I hate to suggest a Nobel Prizewinner is wrong…but…
He is. But it’s not his fault. A lot of people have this wrong.
There’s an article in the Australian press that is getting some buzz. Nobel Laureate Barry Marshall (of ulcer-causing bacteria identification fame) is talking about the personal genomics wave that’s coming our way. It’s been picked up and re-tweeted quite a bit, including by the followers of Kurzweil, who are tech early adopters in a big way.
RT @EdwinRankin: Genome power is about to sweep world: Nobel laureate | KurzweilAI http://bit.ly/jM8slS via @kurzweilainews
I have no quibble with the fact that “genome power is about to sweep the world”. But I have issue with a tidbit within the story. Now, it’s not a direct quote so it may be a mis-characterization of what was actually said. But here it is:
What’s right: Australia should legislate against discriminatory practices based on genetics. Everyone should.
What’s wrong: The US did not legislate against discriminatory practices like higher life insurance premiums. Aussies should aim higher than our current legislation.
I have been a giant fan of the GINA legislation since I saw Louise Slaughter introduce it while I was in her district in grad school. OpenHelix actively supported the lobbying for that legislation–despite knowing that it was only a baby-step towards the protections we really need. And we celebrated wildly when it actually passed and was signed into law. It definitely is a major advance in US policy.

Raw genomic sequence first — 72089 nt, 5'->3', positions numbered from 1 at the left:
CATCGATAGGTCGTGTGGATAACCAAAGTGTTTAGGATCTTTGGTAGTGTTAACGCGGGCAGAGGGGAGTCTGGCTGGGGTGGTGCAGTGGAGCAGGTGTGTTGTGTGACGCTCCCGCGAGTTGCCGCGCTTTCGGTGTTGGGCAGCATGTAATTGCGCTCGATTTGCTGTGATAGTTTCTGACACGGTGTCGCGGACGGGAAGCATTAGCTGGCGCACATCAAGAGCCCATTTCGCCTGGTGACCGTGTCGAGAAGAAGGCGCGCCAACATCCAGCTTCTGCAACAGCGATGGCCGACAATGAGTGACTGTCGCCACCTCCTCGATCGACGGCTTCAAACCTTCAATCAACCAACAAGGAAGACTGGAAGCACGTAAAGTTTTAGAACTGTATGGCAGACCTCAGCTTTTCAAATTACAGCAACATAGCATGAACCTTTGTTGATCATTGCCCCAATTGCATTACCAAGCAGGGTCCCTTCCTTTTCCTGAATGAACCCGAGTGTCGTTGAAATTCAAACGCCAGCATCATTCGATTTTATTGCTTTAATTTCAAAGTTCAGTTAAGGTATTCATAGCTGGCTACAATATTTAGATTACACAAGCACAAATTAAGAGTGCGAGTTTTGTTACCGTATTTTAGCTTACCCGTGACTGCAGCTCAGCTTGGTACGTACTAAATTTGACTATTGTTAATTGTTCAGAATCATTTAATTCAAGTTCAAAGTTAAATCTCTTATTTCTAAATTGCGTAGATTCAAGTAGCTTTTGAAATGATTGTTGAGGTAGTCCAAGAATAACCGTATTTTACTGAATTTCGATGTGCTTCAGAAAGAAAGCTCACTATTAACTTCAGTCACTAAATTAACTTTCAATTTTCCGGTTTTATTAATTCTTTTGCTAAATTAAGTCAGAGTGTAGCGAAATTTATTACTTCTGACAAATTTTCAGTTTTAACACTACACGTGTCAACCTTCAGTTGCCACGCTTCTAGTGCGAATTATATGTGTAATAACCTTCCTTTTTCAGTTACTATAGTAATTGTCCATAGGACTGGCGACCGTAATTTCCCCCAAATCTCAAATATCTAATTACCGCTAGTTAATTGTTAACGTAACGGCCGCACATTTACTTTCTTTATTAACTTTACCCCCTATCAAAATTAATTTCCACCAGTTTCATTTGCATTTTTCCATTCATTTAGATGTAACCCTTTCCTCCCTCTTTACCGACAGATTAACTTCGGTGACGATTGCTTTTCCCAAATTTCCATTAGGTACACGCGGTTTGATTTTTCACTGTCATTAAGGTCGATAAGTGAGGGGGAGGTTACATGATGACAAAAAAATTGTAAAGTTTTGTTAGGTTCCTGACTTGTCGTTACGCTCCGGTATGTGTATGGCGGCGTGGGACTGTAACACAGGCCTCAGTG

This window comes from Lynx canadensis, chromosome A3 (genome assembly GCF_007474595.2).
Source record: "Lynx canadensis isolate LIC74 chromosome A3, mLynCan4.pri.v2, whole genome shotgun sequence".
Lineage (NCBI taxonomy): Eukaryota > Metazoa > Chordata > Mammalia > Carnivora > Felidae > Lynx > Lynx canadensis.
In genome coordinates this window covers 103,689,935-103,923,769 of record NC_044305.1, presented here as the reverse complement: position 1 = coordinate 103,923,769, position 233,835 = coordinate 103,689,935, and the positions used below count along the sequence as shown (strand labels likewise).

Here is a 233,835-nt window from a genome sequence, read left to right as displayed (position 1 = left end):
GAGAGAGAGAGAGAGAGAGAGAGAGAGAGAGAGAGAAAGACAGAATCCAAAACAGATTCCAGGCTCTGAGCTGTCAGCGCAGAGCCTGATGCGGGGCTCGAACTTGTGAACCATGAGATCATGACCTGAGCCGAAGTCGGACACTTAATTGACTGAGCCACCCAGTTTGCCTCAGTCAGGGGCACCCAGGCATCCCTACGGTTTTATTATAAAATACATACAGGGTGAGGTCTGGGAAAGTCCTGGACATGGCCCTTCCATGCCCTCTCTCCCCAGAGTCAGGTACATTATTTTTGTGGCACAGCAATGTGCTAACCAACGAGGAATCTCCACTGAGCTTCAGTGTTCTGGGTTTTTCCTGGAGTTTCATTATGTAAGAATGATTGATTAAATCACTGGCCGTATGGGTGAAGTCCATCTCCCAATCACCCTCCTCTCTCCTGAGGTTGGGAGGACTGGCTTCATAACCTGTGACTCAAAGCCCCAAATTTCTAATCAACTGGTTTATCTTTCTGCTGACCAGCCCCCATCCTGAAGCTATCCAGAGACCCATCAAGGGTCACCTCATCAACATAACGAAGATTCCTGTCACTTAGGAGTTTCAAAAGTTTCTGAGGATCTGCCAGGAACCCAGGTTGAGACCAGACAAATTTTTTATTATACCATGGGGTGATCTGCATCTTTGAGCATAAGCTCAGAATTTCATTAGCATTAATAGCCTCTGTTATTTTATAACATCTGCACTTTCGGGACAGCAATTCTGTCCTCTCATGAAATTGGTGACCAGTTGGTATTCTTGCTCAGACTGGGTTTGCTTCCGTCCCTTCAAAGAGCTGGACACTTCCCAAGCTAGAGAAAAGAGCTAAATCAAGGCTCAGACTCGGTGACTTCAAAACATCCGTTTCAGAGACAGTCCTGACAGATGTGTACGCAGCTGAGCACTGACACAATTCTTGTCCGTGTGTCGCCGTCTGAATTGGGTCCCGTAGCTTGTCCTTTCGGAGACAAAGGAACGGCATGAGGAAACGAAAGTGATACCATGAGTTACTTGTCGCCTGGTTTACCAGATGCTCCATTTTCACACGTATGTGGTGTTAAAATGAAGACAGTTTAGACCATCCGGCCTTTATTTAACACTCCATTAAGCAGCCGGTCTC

But: it does NOT protect you from discrimination for life or long-term care insurance.
The Genetic Fairness coalition assembled a nice guide to GINA. What does GINA mean? A guide to the Genetic Information Nondiscrimination Act. From this page we find this statement, which couldn’t be clearer:
“The protections of GINA do not include protections from genetic discrimination in life, disability, or long-term-care insurance.”
Now, if you find yourself with some unfortunate Alzheimer alleles, would you be interested in some of that insurance potentially?
Even a lot of American biomedical researchers I know aren’t aware of the limitations of GINA. And people who come from places where there is a public health care system may not grasp the real problem with this situation.
I wish we did have more protection. And I wish we had universal health care rendering this a non-issue. But wishing doesn’t make it true.
I’m delighted that Barry Marshall has the level of financial and medical security to release his full genome data to the world. I wish we all did. He is right that this wave is coming for us all. He is wrong that we in the US are safe from misuse of the data by life insurers. But it’s nice to have powerful allies who understand the importance of not discriminating based on these data.
You can follow Marshall on twitter: @barjammar
McGuire, A., & Majumder, M. (2009). Two cheers for GINA? Genome Medicine, 1 (1) DOI: 10.1186/gm6